Pulp Friday: No Orchids for Miss Blandish

‘In 1939, amidst violence and wartime shortages, one hardboiled noir took the nation by storm, provoked moral outrage, and inspired legions of imitators.’

My latest piece for the CrimeReads site is a look at the popularity and controversy around James Hadley Chase’s 1939 blockbuster, No Orchids for Miss Blandish. You can read my story in full at the CrimeReads site here.

The article is a sequel of sorts to a story I did back in April on the popularity of mid-century faux American crime fiction in Australia and the career of one of the country’s least known most successful crime writers, Alan Yates, who wrote under the pseudonym, Carter Brown. A link to the full piece is here.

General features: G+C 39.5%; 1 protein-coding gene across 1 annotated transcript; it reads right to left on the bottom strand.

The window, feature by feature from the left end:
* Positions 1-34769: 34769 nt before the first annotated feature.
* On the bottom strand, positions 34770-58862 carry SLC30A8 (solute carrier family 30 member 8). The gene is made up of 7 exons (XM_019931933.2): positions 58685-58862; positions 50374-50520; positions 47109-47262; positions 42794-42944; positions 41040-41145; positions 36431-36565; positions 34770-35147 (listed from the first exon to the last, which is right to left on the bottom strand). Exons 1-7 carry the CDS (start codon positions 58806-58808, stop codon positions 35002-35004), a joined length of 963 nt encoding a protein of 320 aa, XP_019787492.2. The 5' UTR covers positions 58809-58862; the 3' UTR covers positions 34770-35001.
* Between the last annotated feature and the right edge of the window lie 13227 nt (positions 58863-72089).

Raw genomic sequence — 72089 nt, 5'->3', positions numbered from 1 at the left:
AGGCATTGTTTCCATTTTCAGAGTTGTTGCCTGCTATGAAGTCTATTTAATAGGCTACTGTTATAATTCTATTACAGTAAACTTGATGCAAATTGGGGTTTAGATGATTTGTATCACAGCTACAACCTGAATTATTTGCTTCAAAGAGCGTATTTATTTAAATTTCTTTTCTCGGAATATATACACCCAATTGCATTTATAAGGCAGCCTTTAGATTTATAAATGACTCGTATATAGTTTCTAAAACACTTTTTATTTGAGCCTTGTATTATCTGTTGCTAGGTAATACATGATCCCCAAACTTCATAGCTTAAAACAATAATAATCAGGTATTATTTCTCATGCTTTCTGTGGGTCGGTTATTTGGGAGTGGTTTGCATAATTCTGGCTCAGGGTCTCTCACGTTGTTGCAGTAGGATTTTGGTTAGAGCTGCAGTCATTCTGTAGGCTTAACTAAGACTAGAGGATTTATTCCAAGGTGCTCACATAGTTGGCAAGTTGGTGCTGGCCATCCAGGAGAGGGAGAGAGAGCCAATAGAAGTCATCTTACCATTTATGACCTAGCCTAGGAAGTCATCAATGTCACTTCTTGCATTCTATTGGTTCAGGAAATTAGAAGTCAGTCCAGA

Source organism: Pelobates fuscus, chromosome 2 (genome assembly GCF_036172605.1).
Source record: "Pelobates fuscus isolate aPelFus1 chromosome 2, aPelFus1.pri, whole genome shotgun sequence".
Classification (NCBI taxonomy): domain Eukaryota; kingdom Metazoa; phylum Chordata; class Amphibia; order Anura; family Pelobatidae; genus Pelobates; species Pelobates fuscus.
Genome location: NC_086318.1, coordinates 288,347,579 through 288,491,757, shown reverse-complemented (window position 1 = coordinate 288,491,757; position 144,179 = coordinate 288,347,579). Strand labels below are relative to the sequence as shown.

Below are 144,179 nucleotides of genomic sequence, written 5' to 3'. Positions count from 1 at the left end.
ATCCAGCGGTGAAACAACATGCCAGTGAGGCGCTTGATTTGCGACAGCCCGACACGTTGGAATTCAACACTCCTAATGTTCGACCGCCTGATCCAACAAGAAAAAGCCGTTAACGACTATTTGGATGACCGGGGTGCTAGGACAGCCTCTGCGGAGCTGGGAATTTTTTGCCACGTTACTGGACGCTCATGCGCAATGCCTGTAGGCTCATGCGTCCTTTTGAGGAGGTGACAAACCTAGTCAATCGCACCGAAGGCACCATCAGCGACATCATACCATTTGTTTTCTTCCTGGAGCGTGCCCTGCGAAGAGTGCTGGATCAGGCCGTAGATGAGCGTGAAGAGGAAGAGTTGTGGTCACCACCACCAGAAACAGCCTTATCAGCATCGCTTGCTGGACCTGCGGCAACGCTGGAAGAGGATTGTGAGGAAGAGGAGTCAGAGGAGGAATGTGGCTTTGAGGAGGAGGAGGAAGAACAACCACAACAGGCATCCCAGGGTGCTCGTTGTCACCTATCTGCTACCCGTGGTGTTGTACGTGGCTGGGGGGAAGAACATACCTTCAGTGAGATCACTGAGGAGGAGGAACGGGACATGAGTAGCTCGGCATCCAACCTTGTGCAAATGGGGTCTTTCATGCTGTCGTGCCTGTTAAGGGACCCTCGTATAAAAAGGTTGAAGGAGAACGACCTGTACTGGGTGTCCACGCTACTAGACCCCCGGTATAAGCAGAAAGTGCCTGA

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“Dirt under its nails”: Ted Lewis’s Plender

Confession time. I have not been reading a lot of new crime fiction in 2020 and, for reasons that I am sure many of you share, have found it hard to concentrate on reading anything during the Covid-19 lockdown. What I find has been working for me is just picking up something at random from the large number of unread books I have on my shelves and seeing how far I get. Sometimes I don’t get more than 20 pages before turning my attention to something else. Other titles I can’t put down.

Ted Lewis’s 1971 book, Plender, was definitely in the latter category.

I didn’t come to Plender completely cold. As regular readers of this site will know, I am a major Lewis fan. I have written at length about Lewis’s 1970 novel, Jack’s Return Home a.k.a Get Carter, and I reviewed Nick Triplow’s biography of Lewis by Nick Triplow, Getting Carter: Ted Lewis and the Birth of Brit Noir on this site here. Triplow had also recommended Plender at some point in our online correspondence, saying, “It’s got dirt under its nails”. I duly ordered a copy and left it on my shelf where it sat for several years.

Plender was Lewis’s follow up novel to Jack’s Return Home.… Read more